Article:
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MediaGridObjects

InterStream.MediaGridObjects History

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April 15, 2010, at 12:48 PM PST by jwgt -
Changed line 3 from:

Media Grid objects (MGOs) are rich media objects either orginated from inside the Media Grid. Permanent objects inside the grid have meta data associated with them as specified by the by the handle system's meta-data schema. Temporary objects, such as those streamed from an outside URL, may be cached within the Media Grid to improve performance to a termination element on the grid, such as an ISTP client (Media Grid Client) with the plugin. Objects have the same properties as handles. The handle system, as specified in RFC 3650, was designed to overcome the limitiations of URLs and has the following properties as outlined in the RFC. These properties provide a sound basis for the Media Grid architecture and objects within the grid.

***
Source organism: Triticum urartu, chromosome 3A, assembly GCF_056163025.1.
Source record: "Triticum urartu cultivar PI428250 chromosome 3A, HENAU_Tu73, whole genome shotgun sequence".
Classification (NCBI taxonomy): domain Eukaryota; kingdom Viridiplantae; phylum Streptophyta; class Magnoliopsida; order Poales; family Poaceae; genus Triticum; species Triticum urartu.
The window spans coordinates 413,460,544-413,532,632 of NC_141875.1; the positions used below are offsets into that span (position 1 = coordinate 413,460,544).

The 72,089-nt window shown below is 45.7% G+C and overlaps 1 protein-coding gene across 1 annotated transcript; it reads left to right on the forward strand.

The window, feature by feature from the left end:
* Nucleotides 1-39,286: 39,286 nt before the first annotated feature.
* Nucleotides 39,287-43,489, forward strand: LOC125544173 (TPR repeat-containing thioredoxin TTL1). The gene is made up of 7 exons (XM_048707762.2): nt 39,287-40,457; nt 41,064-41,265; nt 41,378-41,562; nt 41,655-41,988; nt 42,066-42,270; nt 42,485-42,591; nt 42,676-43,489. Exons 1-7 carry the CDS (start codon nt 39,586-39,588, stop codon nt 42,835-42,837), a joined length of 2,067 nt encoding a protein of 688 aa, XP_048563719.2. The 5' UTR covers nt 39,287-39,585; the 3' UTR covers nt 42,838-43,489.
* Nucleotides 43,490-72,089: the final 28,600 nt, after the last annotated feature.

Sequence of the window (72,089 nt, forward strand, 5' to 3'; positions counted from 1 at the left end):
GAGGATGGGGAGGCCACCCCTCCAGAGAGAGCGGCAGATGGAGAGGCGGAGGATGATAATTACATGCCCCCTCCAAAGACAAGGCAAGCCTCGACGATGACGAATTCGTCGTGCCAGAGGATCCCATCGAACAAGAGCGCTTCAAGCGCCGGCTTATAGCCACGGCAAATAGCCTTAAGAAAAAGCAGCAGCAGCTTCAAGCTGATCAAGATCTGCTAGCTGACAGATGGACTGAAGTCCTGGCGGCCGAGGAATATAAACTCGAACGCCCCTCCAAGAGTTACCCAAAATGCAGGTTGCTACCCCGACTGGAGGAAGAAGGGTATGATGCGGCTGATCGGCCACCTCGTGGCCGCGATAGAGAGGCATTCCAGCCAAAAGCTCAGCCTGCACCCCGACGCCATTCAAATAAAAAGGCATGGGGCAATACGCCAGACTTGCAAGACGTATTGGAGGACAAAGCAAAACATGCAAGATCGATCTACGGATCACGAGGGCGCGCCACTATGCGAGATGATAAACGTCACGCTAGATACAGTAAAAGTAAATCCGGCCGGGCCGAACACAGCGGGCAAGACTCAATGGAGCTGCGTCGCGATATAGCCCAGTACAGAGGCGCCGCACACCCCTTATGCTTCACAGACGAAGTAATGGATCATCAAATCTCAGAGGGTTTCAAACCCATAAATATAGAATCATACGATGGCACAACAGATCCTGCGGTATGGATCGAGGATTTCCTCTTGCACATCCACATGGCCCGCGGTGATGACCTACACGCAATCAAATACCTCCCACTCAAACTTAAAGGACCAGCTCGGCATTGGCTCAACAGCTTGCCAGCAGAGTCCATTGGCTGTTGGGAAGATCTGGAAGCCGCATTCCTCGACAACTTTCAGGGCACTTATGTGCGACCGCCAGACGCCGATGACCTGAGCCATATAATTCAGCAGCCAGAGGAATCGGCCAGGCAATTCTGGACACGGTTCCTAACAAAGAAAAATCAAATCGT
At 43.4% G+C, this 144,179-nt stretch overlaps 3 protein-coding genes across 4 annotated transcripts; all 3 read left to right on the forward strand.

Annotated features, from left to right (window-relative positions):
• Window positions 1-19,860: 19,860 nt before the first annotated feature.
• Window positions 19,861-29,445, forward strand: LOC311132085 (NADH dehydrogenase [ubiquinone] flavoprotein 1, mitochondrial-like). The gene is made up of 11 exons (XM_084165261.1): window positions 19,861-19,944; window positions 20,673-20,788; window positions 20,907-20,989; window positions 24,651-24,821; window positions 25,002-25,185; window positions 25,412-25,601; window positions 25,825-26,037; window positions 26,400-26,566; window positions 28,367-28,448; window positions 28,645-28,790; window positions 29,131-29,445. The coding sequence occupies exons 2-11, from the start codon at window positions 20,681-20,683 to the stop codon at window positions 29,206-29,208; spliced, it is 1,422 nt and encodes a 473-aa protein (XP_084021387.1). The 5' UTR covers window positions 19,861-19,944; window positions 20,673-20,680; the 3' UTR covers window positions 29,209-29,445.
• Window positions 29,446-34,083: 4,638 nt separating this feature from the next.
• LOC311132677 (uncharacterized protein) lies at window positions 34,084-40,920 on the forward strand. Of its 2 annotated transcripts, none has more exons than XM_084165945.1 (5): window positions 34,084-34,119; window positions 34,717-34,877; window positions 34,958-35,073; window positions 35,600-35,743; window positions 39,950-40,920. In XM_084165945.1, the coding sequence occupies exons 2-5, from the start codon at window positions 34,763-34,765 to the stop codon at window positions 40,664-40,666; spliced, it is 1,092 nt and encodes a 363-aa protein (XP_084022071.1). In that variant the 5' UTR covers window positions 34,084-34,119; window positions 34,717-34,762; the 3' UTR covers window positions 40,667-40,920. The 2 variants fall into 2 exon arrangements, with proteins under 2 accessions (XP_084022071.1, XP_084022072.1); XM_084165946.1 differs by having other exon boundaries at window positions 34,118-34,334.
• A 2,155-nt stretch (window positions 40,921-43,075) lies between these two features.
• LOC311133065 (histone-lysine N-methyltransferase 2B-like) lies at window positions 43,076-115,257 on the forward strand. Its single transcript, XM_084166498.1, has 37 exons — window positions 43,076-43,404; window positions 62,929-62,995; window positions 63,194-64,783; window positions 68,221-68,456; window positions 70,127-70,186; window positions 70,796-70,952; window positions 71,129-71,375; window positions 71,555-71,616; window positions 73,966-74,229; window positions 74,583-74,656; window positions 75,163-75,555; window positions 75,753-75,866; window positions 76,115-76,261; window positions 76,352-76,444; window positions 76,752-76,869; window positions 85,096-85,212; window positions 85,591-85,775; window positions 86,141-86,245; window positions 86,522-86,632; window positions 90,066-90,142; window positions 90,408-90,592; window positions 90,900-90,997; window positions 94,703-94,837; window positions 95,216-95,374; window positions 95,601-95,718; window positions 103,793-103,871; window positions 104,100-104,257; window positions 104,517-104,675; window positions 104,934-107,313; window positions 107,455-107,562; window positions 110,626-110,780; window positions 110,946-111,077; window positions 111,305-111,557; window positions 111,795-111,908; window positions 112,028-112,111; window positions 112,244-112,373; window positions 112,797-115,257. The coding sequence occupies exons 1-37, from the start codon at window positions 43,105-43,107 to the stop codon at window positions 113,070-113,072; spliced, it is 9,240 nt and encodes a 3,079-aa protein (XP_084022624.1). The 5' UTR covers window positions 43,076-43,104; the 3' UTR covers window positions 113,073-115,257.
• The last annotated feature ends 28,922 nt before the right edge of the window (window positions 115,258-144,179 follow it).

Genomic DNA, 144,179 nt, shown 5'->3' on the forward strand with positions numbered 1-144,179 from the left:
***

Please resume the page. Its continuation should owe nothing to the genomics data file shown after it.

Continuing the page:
to:

Media Grid objects (MGOs) are rich media objects either orginated from inside the Media Grid or Uploaded to the Media Grid via Secure Media Grid Clients. Permanent objects inside the grid have meta data associated with them as specified by the by the handle system's meta-data schema. Temporary objects, such as those streamed from an outside URL, may be cached within the Media Grid to improve performance to a termination element on the grid, such as an ISTP client (Media Grid Client) with the plugin. Objects have the same properties as handles. The handle system, as specified in RFC 3650, was designed to overcome the limitiations of URLs and has the following properties as outlined in the RFC. These properties provide a sound basis for the Media Grid architecture and objects within the grid.

April 15, 2010, at 12:39 PM PST by jwgt -
Changed line 3 from: